(And I put “adjust” in scare quotes because it’s not clear that this is really appropriate: sure, the adjustment produced a noticeable discontinuity, but there are many other slow-moving changes in the mapping between a survey and reality, and sometimes the formal adjustments actually act to offset accumulated distortions in the other direction. I’m not an expert on this particular set of numbers, but for long-run comparisons it may be just as accurate to rely on the headline numbers as to make ad-hoc adjustments like these.)

  5. Gravatar of Matt Matt
    4. September 2015 at 18:10

    Also, see Abraham and Shimer (2001) for some discussion of the 1994 redesign and long-term downward trend in short-term unemployment. Aside from the component attributable to the redesign, they attribute part of the fall to demographics (the aging of the baby boomers) and part to social changes (women’s increased labor force attachment):

    Of course, short-term unemployment has now fallen even below its circa-2000 low — and looks like it might continue to fall a little — so the remarkable trend documented a decade and a half ago by Abraham and Shimer has pushed even further…

  6. Gravatar of ssumner ssumner
    4. September 2015 at 18:20

    Matt, Interesting. Is your sense that it’s a level shift of 0.4%, or a given percentage decline (say 20%), where the absolute number would be less when rates are low, and more when rates are high? (I hope that makes sense)

  7. Gravatar of Matt Matt
    4. September 2015 at 19:04

    Scott, great question — honestly I have no idea whether it’s an additive or proportional shift, or some mix of the two. If it’s the latter, of course, then the decline relative to the high levels of the 70s and 80s is even more dramatic.

    On the other hand, if unemployment status is being measured correctly and the shift in 1994 reflects some misclassification of duration (either before or after the redesign), then the magnitude of the shift may be proportional to the number of unemployed overall, particularly those in nearby categories like 5 to 14 weeks where mild misreporting could really be an issue. This would still mean that the shift is probably less relevant now than it was in 1994, since unemployment in all categories except the long term is currently quite low.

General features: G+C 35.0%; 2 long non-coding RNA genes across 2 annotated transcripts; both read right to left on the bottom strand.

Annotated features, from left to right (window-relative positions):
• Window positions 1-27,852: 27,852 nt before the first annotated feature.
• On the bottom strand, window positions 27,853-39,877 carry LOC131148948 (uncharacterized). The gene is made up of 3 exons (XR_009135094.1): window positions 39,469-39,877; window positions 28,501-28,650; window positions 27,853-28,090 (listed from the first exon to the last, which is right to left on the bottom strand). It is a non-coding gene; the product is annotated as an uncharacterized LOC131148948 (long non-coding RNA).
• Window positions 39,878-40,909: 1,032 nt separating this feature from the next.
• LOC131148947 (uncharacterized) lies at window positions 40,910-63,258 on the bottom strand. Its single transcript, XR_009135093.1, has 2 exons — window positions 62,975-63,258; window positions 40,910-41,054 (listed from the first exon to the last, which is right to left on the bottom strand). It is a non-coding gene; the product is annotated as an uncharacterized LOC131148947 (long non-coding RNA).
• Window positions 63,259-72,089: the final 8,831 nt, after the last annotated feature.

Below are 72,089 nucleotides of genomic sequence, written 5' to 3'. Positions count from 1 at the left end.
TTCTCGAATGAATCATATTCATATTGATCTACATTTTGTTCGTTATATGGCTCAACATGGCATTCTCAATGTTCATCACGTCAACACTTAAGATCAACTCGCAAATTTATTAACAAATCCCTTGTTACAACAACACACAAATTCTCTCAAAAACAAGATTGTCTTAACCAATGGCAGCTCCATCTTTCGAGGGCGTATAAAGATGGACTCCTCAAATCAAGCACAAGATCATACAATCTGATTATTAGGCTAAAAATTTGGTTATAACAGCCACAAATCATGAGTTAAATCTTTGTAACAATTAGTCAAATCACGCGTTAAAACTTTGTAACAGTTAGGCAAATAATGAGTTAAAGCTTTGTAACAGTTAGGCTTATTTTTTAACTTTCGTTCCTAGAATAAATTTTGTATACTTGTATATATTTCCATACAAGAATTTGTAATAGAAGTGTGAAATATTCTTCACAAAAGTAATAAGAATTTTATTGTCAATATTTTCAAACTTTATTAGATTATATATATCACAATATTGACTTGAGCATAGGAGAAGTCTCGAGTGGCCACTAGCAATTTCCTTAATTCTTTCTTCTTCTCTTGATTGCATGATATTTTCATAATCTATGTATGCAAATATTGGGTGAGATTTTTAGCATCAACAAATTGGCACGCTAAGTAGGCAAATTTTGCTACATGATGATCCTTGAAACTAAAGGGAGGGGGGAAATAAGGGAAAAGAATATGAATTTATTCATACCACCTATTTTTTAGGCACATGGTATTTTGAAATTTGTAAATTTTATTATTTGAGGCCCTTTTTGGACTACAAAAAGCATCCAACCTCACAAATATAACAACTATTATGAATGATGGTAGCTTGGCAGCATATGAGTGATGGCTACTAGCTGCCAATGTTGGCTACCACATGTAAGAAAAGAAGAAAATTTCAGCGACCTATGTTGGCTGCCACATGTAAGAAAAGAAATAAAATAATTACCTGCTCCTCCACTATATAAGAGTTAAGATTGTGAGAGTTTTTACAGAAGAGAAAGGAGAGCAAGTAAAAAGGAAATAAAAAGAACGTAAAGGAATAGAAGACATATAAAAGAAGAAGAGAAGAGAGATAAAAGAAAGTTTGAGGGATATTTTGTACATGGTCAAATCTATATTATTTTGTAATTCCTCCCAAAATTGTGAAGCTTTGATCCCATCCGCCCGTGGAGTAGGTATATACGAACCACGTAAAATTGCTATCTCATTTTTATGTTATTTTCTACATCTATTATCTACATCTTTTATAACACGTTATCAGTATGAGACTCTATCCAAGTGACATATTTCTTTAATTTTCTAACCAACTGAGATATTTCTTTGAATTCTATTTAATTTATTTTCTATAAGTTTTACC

It’s notable that a similar, even more dramatic secular decline is visible in the initial unemployment claims data, where the ratio of claims to covered employment is barely a third of its level in the 70s. This may partly reflect a decline in UI takeup due to other factors, but it also suggests that the labor market has gotten a whole lot less frictional — and that this trend, for whatever reason, has received a surprisingly small amount of attention.

    (On a related note, I’ve generally been skeptical of the view that unemployment insurance has played a key role in the evolution of the unemployment rate during the recent recession, given that uninsured unemployment is also high and insured unemployment hasn’t stayed especially elevated:

    But this interpretation is weakened a little by the long-term downward trend in initial unemployment claims, since it might be that this decline in short-term UI is partly offsetting the effect of medium-term and long-term UI. I’d need to be much more familiar with the numbers to say more and avoid embarrassing myself here…)

  8. Gravatar of Kevin Erdmann Kevin Erdmann
    4. September 2015 at 19:50

    Matt, the insured unemployment numbers don’t include extended unemployment insurance past 26 weeks.

    Scott, since old workers have more frictions they tend to have longer durations. But they also have much lower churn. That’s why unemployment could easily fall to 4% or less if we work off the remaining hysteresis.

    But I think this only adds a few tenths of a percent of the labor force to 27+ week unemployment. It was dwarfed by the additional extended ue that appears to have been related to eui.

  9. Gravatar of TallDave TallDave